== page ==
Public Citizen successfully pushes for the passage of the STOCK act, a landmark bill prohibiting congressional insider training.
- 2000+ Number of lobbyists and Wall Street operatives raking in business from political intelligence.
- 90 Percentage of Americans who agreed in 2012 that there was too much corporate money in politics and condemned corporate political spending.
Insider trading is the buying or selling of securities or commodities based on nonpublic information in violation of confidentiality – either to the issuing company or the source of information. Before 2012, congressional officials and employees during official business did not owe a duty of confidentiality to these companies and thus were not liable for insider trading. By having access to “nonpublic information,” gathered through official oversight proceedings, government officials could make big bucks at the public’s expense. Furthermore, lobbyists and brokers also prowled the halls of Congress for information to use in stock trading all the while not disclosing their clients and activities.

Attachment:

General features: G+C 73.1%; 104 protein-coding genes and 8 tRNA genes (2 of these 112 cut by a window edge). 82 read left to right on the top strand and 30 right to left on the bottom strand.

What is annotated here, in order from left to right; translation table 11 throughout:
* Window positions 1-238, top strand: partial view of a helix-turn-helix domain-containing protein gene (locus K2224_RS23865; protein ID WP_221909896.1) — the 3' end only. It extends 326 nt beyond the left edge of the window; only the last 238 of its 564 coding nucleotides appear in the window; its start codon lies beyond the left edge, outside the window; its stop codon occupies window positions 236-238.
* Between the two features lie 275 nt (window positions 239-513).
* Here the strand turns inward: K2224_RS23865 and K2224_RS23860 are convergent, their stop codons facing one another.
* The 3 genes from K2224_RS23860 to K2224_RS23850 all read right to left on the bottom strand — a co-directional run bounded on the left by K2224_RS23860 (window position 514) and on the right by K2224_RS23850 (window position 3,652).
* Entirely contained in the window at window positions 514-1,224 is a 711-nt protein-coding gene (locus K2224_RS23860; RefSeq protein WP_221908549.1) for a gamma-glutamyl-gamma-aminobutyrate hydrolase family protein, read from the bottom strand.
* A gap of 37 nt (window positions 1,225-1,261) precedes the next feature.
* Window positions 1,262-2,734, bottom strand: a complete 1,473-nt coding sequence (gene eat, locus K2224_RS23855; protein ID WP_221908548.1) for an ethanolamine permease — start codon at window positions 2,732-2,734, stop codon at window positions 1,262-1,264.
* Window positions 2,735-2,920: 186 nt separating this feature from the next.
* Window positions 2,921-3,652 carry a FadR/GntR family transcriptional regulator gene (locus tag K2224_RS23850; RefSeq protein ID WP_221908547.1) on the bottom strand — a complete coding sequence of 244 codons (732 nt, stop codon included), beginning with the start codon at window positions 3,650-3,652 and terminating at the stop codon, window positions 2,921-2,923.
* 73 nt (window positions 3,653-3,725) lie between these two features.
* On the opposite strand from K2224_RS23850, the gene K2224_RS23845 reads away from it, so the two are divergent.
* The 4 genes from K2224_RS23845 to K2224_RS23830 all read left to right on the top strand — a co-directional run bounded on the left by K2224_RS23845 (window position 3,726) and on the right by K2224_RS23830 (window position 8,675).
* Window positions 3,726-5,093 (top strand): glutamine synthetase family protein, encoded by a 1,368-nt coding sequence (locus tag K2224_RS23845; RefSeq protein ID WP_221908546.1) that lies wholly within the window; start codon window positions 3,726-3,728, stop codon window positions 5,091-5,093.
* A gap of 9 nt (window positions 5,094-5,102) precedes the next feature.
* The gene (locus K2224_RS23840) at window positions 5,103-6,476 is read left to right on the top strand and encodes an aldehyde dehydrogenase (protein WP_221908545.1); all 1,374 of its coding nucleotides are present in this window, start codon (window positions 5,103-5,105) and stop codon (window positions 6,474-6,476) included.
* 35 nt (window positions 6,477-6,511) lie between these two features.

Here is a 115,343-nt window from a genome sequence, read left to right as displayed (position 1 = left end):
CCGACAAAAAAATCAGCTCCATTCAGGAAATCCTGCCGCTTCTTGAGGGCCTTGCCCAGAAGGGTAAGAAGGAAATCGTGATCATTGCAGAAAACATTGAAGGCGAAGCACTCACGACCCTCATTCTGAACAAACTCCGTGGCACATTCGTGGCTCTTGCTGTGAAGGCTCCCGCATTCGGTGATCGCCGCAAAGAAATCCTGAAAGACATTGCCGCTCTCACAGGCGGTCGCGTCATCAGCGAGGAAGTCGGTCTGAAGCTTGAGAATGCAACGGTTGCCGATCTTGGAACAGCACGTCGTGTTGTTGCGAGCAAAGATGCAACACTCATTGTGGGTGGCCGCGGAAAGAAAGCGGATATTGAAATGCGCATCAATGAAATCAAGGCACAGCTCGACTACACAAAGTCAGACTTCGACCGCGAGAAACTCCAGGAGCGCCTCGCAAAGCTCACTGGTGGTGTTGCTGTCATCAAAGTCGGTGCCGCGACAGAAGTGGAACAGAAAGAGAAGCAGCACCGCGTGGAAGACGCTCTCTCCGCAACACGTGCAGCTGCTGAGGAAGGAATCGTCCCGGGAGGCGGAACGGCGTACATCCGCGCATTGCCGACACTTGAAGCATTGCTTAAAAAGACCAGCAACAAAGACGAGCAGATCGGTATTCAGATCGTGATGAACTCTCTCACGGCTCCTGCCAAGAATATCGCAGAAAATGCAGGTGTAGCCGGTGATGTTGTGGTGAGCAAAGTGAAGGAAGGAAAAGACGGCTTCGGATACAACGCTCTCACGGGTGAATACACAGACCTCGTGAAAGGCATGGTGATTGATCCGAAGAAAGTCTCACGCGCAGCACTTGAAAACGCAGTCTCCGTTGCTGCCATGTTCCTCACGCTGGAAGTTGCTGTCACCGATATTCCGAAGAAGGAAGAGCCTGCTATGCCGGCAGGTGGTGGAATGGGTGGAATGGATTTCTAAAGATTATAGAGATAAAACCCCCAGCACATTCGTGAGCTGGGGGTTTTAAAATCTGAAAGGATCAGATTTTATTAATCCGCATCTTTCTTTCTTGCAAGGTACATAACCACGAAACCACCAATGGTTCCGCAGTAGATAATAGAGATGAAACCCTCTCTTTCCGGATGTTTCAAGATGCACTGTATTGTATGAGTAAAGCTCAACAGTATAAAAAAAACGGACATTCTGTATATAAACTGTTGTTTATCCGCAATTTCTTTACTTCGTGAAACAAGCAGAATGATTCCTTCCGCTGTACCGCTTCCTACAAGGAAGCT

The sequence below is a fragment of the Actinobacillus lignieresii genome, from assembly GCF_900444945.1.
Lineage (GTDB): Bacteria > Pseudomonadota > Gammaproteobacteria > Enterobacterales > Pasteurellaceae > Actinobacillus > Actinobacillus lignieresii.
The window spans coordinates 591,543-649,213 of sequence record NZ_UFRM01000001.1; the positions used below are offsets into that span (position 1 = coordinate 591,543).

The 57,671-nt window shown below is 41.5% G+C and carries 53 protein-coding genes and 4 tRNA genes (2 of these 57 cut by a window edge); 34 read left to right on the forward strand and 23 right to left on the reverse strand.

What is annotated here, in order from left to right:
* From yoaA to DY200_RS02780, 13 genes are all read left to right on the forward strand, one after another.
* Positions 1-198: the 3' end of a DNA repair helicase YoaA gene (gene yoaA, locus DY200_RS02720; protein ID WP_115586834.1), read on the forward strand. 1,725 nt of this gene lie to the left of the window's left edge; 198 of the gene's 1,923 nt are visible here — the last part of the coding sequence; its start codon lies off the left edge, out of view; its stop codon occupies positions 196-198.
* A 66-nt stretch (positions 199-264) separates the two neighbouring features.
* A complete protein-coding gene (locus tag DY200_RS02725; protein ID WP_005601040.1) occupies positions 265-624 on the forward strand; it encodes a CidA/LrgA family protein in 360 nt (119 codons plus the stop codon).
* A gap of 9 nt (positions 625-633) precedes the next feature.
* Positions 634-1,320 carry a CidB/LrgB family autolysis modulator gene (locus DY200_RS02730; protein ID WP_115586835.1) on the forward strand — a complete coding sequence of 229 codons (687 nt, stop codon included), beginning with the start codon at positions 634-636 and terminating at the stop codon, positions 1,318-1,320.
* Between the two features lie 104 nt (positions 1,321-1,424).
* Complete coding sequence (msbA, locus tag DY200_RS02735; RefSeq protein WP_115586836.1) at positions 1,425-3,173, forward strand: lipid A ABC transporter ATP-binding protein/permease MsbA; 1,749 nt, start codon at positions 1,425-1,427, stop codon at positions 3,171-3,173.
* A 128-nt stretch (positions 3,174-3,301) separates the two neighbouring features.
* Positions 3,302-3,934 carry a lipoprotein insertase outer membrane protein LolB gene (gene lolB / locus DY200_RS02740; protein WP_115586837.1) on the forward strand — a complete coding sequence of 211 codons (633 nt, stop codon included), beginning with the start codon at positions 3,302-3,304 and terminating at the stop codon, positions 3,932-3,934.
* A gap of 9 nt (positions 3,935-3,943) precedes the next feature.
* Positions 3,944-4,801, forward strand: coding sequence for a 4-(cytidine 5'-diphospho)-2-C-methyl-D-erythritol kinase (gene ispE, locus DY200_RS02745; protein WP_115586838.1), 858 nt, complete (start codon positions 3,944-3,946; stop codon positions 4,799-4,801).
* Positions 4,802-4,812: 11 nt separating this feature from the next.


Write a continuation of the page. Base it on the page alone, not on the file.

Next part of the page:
As active traders, government officials could reap large benefits, often unsurprisingly in the very market they oversaw from their committee perches. Studies found that members of Congress enjoyed a 12 percent higher rate of return on stock investments than the market and House members a 6 percent higher rate of return. This form of insider trading would be illegal for any normal citizen. The fact that government insiders could “cash in” provoked understandable public outrage.
Public Citizen advocated tirelessly beginning in 2006 to stop congressional insider trading.
Make no mistake: Though no one will admit it, lobbyists and brokers appear to have enjoyed a very profitable relationship with members of Congress, getting them to divulge information about pending legislation that will directly impact the markets, and then trading on that information.Craig Holman, government affairs lobbyist for Public Citizen
The STOCK Act
First introduced by U.S. Reps. Brian Baird (D-Wash.) and Louise Slaughter (D-N.Y.) in 2006, the STOCK Act gathered little traction in Congress. The measure attracted only 14 co-sponsors that year.